Saturday, September 18, 2010

Best Lawyers Selects Three from Boston's Lubin & Meyer - Medical Malpractice and Personal Injury

Boston, MA — Lubin & Meyer PC is pleased to announce that three of its Boston plaintiff attorneys have been included in the 2011 edition of Best Lawyers®, the oldest and most respected peer-review publication in the legal profession.

Founding partner Andrew C. Meyer, Jr. has been named a “Best Lawyer” every year since the publication’s inception in 1995. Robert M. Higgins joined Meyer on the list since 2008, while colleague William J. Thompson has been included on the list for the past two years.

See full news item at: Best Lawyers Boston

Sunday, September 5, 2010

Study Says Policies Needed for Disclosure of Large-Scale Adverse Effects

Health care organizations should disclose medical mistakes that affect multiple patients even if patients were not harmed by the event, according to a research paper funded by the Agency for Healthcare Research and Policy and published in the September 2 issue of the New England Journal of Medicine.

Medical mistakes that affect multiple patients, known as large-scale adverse events (LSAEs) to researchers, are incidents or series of related incidents that harm or could potentially harm multiple patients. These events, which can include incompletely sterilized surgical equipment, poor laboratory quality control and equipment malfunctions, are often identified after care has been provided and can affect thousands of patients.

According to research, disclosure policies for adverse events that affect individual patients are becoming more common among health care organizations but often fail to address how to disclose LSAEs that could have affected many patients.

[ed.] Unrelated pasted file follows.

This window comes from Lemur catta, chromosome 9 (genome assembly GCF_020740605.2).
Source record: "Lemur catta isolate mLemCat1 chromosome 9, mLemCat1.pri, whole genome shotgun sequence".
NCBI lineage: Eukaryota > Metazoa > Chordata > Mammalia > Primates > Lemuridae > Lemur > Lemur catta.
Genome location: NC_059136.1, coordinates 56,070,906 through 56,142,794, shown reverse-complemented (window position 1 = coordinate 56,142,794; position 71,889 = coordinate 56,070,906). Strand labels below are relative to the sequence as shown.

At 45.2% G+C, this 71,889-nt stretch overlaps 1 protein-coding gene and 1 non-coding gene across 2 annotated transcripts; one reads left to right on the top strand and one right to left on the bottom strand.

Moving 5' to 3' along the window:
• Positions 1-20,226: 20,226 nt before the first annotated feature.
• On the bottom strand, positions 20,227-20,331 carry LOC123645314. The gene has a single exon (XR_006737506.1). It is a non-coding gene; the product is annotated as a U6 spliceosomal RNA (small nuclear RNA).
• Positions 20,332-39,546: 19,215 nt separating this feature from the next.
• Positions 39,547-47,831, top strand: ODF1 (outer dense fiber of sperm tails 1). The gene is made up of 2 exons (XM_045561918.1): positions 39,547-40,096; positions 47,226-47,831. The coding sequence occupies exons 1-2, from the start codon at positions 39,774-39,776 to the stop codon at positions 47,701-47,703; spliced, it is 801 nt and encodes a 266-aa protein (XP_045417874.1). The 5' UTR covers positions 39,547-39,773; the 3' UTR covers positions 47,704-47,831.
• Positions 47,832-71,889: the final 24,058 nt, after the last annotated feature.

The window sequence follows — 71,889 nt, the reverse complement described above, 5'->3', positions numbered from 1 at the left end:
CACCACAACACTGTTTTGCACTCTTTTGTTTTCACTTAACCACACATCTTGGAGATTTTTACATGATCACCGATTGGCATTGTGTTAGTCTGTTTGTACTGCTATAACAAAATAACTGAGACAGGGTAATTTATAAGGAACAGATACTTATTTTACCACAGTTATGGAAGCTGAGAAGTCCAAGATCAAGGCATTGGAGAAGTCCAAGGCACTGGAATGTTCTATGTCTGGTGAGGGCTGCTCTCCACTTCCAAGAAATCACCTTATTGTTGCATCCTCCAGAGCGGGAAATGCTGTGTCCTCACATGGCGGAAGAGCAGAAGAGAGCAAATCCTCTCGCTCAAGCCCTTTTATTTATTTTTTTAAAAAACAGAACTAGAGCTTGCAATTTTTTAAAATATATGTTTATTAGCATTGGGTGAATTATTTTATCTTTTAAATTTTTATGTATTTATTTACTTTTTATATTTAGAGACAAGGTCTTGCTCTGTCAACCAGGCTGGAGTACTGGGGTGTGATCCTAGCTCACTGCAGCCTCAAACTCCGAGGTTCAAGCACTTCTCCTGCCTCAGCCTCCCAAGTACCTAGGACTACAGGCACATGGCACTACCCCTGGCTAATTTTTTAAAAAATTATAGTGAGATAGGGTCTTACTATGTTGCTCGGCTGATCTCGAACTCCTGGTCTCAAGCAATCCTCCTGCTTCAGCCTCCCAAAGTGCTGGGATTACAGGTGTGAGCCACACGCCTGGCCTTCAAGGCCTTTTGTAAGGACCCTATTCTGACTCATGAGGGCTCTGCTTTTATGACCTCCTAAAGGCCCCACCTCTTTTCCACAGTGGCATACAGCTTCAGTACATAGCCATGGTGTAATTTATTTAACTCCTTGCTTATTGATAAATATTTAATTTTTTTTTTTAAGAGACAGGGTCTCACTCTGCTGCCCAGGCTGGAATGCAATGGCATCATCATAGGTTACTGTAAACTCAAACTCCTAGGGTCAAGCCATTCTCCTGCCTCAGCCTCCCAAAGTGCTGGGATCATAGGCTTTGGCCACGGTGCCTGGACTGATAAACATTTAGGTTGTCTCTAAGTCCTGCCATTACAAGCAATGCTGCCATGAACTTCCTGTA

Researchers weighed ethical considerations of whether to disclose such events. For instance, is disclosure ethical if patients were unlikely to have been physically harmed by the event but could be harmed psychologically by the disclosure? The authors reviewed instances in which health care institutions disclosed an LSAE and analyzed the method of disclosure and existing disclosure policies.

They concluded that, in most cases, these events should be disclosed and offered these recommendations:
  • Develop an institutional policy. Organizations should have a clear set of procedures for managing the disclosure process, notifying patients and the public, coordinating follow-up diagnostic testing and treatment and responding to regulatory bodies.
  • Plan for disclosures. Disclosures should be made proactively, unless a strong, ethically justifiable argument can be made not to do so. The method of disclosure may depend on the event, but patients should be informed personally and all at the same time.
  • Communicate with the public. Organizations should assume that media coverage of a large-scale adverse event is inevitable. To build public trust, media responses should demonstrate the organization's commitment to honesty and transparency.
  • Plan for patient follow-up. Organizations should provide follow-up diagnostic testing and treatment to patients affected by the LSAE and address any anxiety caused by the disclosure. Patients who have suffered physical harm due to an event resulting rom a preventable error or system failure should be compensated.
This post based on AHRQ press release. For more on this issue, the full article is available to read at the New England Journal of Medicine web site at: